 can placebo and other non-specifc influences be stronger when under more favourable conditions than usually apply within clinical trials?

     will certain constraints upon mainstream medical practice prevent it from ever fully exploiting them?

    There is nothing settled about this aspect of medical science.

  15. Doc says:

    Steve Novella, you are bring up the “heads I win, tails you loose” attitude but fail to realize that’s its exactly what so-called “skeptics” use against their “mortal” foes.

    Here is a paper on exactly how so-called “skeptics” apply that principle.

    http://www.sheldrake.org/D&C/controversies/Carter_Wiseman.pdf

    I can appreciate that you are not a real scientist and probably just want to climb the ladder politically at Yale but I also wonder if you have connections to big pharma. Of course you won’t admit that but frankly most see you that way.

  16. Chris says:

    I believe Dr. Novella is familiar with Sheldrake.

    Also the Pharma Shill Gambit is old tired, and quite boring. Could you try using something more original, like actual data and evidence? That would really work on skeptics. Trust me!

  17. BillyJoe says:

    Only one criticism.
    Why use “utilise” when you can simply use “use”.
    (Sorry, pet hate)

  18. WilliamLawrenceUtridge says:

    @Doc

    You’re comparing medicine with parapsychology, possibly the only other “scientific” field with less credibility than complimentary and alternative medicine?

    Dr. Novella would doubtless be convinced by replicated evidence that converges on a finding, even for something as improbable as homeopathy. Decades of parapsychology (and CAM) research have never produced a conclusive set of positive findings – only an endless set of equivocal studies that fail replication and demands for “more research”. There is never a willingness to accept the fact that the phenomenon under investigation is actually non-existent. There is also never a willingness to admit just how little basis there is for any of these beliefs in the hundreds of years of research on physics, biology and chemistry. So if skeptics of all stripes regarding a variety of different and improbable subjects are unwilling to accept marginal phenomenon that lack solid replication, that’s not an unreasonable conclusion.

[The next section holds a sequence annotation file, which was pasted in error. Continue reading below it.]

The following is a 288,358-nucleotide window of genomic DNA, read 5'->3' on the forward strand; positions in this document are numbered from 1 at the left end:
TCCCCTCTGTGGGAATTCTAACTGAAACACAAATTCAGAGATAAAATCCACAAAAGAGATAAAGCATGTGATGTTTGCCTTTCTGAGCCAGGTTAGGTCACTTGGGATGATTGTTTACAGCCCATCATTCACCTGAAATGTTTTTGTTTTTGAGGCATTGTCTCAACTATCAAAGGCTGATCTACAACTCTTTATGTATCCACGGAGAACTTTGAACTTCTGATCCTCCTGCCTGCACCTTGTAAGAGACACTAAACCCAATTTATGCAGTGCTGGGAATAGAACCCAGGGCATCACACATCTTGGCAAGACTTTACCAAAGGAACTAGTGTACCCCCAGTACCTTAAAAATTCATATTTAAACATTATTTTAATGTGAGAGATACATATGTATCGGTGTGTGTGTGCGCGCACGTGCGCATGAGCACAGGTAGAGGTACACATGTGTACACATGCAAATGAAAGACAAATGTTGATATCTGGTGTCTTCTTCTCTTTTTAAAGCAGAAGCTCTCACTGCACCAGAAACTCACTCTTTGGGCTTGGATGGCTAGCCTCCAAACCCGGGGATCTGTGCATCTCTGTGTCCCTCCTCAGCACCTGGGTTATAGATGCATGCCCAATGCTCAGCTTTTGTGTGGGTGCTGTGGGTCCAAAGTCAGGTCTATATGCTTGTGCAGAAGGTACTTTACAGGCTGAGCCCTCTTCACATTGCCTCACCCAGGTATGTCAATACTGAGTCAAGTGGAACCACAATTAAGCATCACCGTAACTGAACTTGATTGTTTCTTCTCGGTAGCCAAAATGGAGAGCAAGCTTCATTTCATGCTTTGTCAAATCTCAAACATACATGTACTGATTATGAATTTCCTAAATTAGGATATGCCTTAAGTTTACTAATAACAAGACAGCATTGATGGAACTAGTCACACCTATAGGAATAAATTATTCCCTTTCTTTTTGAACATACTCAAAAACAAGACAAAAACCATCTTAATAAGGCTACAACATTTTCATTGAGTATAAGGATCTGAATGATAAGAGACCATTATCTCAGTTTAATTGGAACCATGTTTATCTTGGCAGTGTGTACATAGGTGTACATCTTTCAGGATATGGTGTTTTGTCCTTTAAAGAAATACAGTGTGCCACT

Dr. Novella, like all people interested in medicine, wants money to fund effective treatments and meaningful research. Marginal results for the improbable treatments of homeopathy, acupuncture and the like simply don’t meet those criteria.

  19. You can find a bit more detail about this paper at http://www.dcscience.net/?p=3695

  20. I appreciate every example of how the placebo effect is more than just belief-powered symptom reduction. It cannot be spelled out enough.

  21. pmoran says:

    Mojo: In fact, there is evidence from a systematic review published earlier this year that the homoeopathic consultation process does not produce any greater beneficial effect than is produced by the consultation process involved with conventional treatments. See Nuhn T, Lüdtke R, Geraedts M. Placebo effect sizes in homeopathic compared to conventional drugs – a systematic review of randomised controlled trials. ,Homeopathy. 2010 Jan;99(1):76-82.

    This paper concluded that “[p]lacebo effects in RCTs on classical homeopathy did not appear to be larger than placebo effects in conventional medicine.”

    Hmmmh! This is the unexpected finding for me. Has anyone looked closely at this study?

    It contradicts many studies, including the present one, suggesting that any kind of extra attention favours more positive results within clinical trials. Is this not why we insist upon meticulously designed controls?

    Also, such studies are not a true reflection of placebo potential. Depending upon how the study was set up, and the conditions being chosen to treat, true placebo effects in the “placebo” arm may be being swamped by spontaneous improvements in symptoms and reporting biases, and partially suppressed by patient uncertainty as to whether they are “supposed” to get better or not.

    There is a will-o-the-wisp of truth somewhere in all this, but we have yet to grasp it. Our present tools are not quite up to the task.

  22. @ Gregory Goldmacher – Thanks so much for the run down on biases and effects that make up the placebo effect. That was a very helpful clarification. It’s also good to know the specific name for each effect.

  23. JMB says:

    @Mojo

    Anyone with a reasonable understanding of the research would be able to identify that as a placebo.

    I think the placebo treatment was more commonly used in “MD” medicine in the 50′s and 60′s. I don’t know if there any pharmacists following this discussion that could confirm that prescriptions for sugar pills were more common in this time period or not. That is just my impression from working with doctors who were practicing at that time. When I trained in the late 70′s, I was under the impression that using placebo treatment was risky to the doctor’s license, so documentation was fairly extensive.

    I wouldn’t object so much to integrative medicine and EBM so much if they would just admit it is placebo effect. I also wouldn’t object to it so much if the cost of homeopathic remedies equaled the cost of sugar pills. Finally, integrative medicine ought to admit we should avoid those placebo treatments that make it difficult for doctors to keep a straight face (energy healing, Reiki ).

    Somehow, I learned some guidelines for use, and how to maximize the effect (don’t worry, I don’t treat patients, so I won’t be using placebo effects). For example:

    1) make sure the illness is self limited and short duration
    2) make sure to show excitement about how well the placebo should work, and use medical speak to describe it
    3) wear your white coat with your stethoscope draped around your shoulders or neatly folded in your front pocket
    4) an intramuscular injection of saline will elicit a more reliable placebo response than a sugar pill, and a small or large pill is better than an average sized pill